Home Gas effect Mexican inflation slows after central bank decision

Mexican inflation slows after central bank decision


Mexico’s annual inflation has slowed to its slowest pace since March as the government implemented price controls on liquefied petroleum gas used in homes and businesses.

Consumer prices rose 5.58% in the first half of August from the previous year, down from 5.86% at the end of July, the national statistics institute reported. last week. The result was also lower than the median estimate of 5.66% of analysts polled by Bloomberg. Prices fell 0.02% compared to the second half of July.

Mexico’s central bank, known as Banxico, raised its policy rate for a second consecutive meeting earlier this month, to 4.5%. Economists say the Energy Regulatory Commission price limits, put in place at the behest of President Andres Manuel Lopez Obrador, will likely be temporary. At the same time, the caps have acted as a counterweight to pressures such as rising food prices.

“The effect of LPG is unique,” ​​said Enrique Covarrubias, chief economist at Actinver. “If it hadn’t been for that, inflation would have been higher than it had been historically, not too far from 6%.”

Fruits and vegetables jumped 2.33% from the end of July, serrano peppers 26.78% and avocados 8.98%. Domestic gas fell 15.06% during the period, according to the statistics institute.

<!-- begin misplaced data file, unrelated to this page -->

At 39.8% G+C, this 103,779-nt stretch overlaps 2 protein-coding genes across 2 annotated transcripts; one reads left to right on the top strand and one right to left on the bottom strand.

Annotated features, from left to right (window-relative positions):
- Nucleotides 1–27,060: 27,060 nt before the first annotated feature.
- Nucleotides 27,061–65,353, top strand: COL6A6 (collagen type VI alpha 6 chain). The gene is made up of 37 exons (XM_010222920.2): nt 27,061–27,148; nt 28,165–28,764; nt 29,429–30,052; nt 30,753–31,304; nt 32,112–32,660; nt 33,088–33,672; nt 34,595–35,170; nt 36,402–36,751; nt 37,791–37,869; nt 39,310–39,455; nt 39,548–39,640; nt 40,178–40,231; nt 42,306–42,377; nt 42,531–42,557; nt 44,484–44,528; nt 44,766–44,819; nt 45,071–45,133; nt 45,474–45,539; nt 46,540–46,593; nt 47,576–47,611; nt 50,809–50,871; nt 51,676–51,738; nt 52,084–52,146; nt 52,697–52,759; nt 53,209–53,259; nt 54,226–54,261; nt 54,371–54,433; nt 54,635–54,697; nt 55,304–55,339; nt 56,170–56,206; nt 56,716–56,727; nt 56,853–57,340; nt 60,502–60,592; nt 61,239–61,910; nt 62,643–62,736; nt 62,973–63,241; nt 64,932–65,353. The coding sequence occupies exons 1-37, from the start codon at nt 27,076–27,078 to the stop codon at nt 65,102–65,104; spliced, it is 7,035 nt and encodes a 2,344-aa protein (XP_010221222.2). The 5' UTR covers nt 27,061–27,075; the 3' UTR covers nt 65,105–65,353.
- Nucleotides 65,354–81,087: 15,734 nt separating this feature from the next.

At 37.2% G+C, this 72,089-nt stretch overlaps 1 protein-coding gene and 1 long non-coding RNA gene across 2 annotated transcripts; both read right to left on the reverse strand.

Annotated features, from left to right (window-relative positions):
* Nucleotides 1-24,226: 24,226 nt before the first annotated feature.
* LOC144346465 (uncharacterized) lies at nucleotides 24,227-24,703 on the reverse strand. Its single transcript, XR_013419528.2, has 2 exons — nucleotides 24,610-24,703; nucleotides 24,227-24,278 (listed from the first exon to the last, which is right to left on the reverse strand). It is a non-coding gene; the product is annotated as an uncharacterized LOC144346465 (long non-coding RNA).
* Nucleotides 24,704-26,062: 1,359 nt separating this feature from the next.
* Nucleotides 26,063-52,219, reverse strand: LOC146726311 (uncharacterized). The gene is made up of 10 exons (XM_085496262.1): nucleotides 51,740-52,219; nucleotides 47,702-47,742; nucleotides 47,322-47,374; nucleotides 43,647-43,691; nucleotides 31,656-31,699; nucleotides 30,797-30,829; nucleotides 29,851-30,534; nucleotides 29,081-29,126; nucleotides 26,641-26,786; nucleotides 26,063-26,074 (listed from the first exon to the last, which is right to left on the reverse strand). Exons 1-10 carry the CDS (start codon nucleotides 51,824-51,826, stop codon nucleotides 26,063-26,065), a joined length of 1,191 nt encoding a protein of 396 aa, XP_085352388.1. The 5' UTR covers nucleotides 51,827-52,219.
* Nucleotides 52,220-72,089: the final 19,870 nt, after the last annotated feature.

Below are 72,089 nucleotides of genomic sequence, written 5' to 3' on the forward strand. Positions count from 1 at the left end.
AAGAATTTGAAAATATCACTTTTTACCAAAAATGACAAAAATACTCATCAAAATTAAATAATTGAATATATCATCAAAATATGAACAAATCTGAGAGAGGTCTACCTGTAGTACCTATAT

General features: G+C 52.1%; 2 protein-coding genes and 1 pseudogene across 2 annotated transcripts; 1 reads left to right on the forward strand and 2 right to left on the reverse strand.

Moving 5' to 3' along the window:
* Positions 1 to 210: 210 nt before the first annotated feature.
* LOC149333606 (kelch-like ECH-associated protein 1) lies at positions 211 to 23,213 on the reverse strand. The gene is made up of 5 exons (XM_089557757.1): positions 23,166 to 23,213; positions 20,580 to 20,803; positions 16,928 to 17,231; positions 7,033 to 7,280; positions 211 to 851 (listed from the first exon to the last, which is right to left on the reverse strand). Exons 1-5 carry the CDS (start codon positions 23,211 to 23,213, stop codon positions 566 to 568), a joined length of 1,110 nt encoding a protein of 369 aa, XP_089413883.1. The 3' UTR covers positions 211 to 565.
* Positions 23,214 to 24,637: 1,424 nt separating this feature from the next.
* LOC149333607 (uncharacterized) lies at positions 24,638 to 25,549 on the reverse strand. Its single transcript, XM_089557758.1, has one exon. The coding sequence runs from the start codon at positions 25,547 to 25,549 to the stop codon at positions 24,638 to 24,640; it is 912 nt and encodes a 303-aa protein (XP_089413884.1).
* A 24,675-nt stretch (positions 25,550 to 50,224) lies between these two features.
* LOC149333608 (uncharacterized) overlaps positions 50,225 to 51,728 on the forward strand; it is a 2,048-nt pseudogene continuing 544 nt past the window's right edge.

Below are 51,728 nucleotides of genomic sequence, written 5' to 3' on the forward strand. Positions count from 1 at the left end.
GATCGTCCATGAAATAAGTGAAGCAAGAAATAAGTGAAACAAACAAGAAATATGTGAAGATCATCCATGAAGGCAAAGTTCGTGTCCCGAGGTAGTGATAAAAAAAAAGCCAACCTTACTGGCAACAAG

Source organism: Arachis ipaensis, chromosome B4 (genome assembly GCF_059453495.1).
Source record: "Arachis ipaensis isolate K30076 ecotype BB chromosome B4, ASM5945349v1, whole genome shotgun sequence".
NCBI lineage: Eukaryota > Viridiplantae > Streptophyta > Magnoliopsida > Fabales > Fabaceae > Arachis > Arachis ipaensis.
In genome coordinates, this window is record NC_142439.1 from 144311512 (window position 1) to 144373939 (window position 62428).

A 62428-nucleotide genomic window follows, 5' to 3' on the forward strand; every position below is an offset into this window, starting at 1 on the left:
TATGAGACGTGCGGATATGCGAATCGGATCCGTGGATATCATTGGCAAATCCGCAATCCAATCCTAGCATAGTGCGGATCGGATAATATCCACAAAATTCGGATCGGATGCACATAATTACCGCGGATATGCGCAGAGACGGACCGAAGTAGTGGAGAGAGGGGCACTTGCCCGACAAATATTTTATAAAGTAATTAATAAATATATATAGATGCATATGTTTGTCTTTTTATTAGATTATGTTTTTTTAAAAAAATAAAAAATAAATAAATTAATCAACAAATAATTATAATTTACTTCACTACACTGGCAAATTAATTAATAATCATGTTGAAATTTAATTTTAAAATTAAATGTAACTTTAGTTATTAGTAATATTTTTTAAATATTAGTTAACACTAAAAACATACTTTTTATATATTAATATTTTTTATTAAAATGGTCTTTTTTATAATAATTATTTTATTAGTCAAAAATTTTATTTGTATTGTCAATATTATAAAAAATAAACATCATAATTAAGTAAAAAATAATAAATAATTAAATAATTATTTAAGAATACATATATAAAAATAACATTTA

Core inflation remained under pressure, accelerating to 0.28% from 0.13% two weeks earlier. The base rate also hit its highest year-on-year level since late 2017.

“While this was in part due to a further increase in inflation for food items included in the baseline measure, inflation for basic non-food items also increased,” wrote William Jackson, chief market economist. Emerging Markets at Capital Economics, in a report. .

Some analysts have predicted that the central bank will go through a tightening cycle for the rest of the year in an effort to control inflation, although the five-member board has been split on politics in its last two meetings. .

The economy rebounded strongly in 2021, posting a 19.7% jump in gross domestic product in the second quarter from a year earlier and a quarterly increase of 1.5%.

Annual inflation peaked at 6.1% in April, before falling in the following months. It has consistently stayed well above the central bank’s 3% target, plus or minus a percentage point.

“Mid-term core inflation is where monetary policy is at its peak,” Covarrubias said. “We should expect at least three 25 basis point hikes in their next four meetings.”

Going forward, central bank governor Alejandro Diaz de Leon will step down at the end of his term in December, and Lopez Obrador has appointed former finance minister Arturo Herrera to replace him.

The change of constituents could alter the decisions of the board, which has maintained a 3-2 split in the last two meetings, with members Galia Borja and Gerardo Esquivel opposed to the tightening. The central bank will then meet on September 30, then in November and December.